Spell and grammar checking programs are wonderful for what they can do, but there are so many things they can’t provide. All too often I have tried to wade through self-published books that weren’t edited properly (or at all) only to find myself bogged down in prose that contains countless errors. A few of the most common ones are misplaced, wrongly used or omitted words, run-on sentences, frequent redundancy, misuse of commas, subjective and objective case mistakes and lack of subject-verb agreement.
Unfortunately, readers may dismiss or devalue what is shared in a book that is rife with grammatical or other writing problems. The author ends up sounding unprofessional. Worse yet, a reader may put down the book because it is too much of a struggle to read.
Not long ago a business acquaintance asked me to write a review of her unedited self-published novel. My friend definitely has a natural talent for storytelling, a delightful imagination and a wonderful wit. Grammatical expertise, however, is not in her skill set, and sadly she chose to publish without the benefit of a copy editor. Her book contained numerous sentences that I had to reread to figure out what was being said. From page one, there were problems with word usage and grammar that interrupted the flow of her writing.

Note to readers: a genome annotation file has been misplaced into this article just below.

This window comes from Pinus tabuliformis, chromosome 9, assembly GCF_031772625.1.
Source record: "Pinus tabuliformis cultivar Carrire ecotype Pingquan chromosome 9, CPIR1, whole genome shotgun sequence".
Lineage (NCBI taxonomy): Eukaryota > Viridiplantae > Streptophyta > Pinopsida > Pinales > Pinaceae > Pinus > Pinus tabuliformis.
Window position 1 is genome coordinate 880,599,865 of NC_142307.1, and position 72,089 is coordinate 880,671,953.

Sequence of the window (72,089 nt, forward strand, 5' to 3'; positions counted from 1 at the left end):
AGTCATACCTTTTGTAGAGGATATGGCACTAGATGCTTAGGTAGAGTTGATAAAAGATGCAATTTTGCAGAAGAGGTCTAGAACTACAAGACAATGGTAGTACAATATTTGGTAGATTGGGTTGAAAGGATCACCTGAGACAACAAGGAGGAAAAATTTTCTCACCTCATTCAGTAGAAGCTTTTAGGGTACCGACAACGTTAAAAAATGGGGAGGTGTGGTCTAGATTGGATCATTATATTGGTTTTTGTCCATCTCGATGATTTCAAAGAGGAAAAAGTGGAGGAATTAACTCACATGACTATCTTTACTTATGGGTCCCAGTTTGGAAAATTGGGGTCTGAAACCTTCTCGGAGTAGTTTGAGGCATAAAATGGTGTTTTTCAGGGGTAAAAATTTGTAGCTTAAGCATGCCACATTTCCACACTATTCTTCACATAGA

In this fiction work, the story itself was brilliant. Yet, there were sections of lengthy exposition that a good content editor could have convinced her to pare down to something that contained the weight and scope of the idea without overwhelming the reader with numerous pages of philosophy. As a developmental/content editor, I would have told my friend that ideology expressed through scenes, actions and characterization may convince the reader much more readily than a full chapter of nothing except the lengthy expression of a principle.
Thankfully, despite the difficulty in navigating the writing and grammatical issues, I was able to find good things to say about the plot. In order to be both kind and truthful, my brief review spoke entirely to story and character. When it came to the grammar and writing, I simply applied the old adage, “If you can’t find something good to say, say nothing at all.”
I came away from that experience knowing that I needed to convince friends and colleagues to hire an editor before self-publishing. If you have read self-published books that weren’t edited, you probably recognize the importance of seeking help from a qualified professional. Both fiction and nonfiction require clarity, flow and comprehensible style. Otherwise, a reader who isn’t a colleague or friend will simply put the book aside and lose the opportunity to connect to your story, wisdom, insight and knowledge.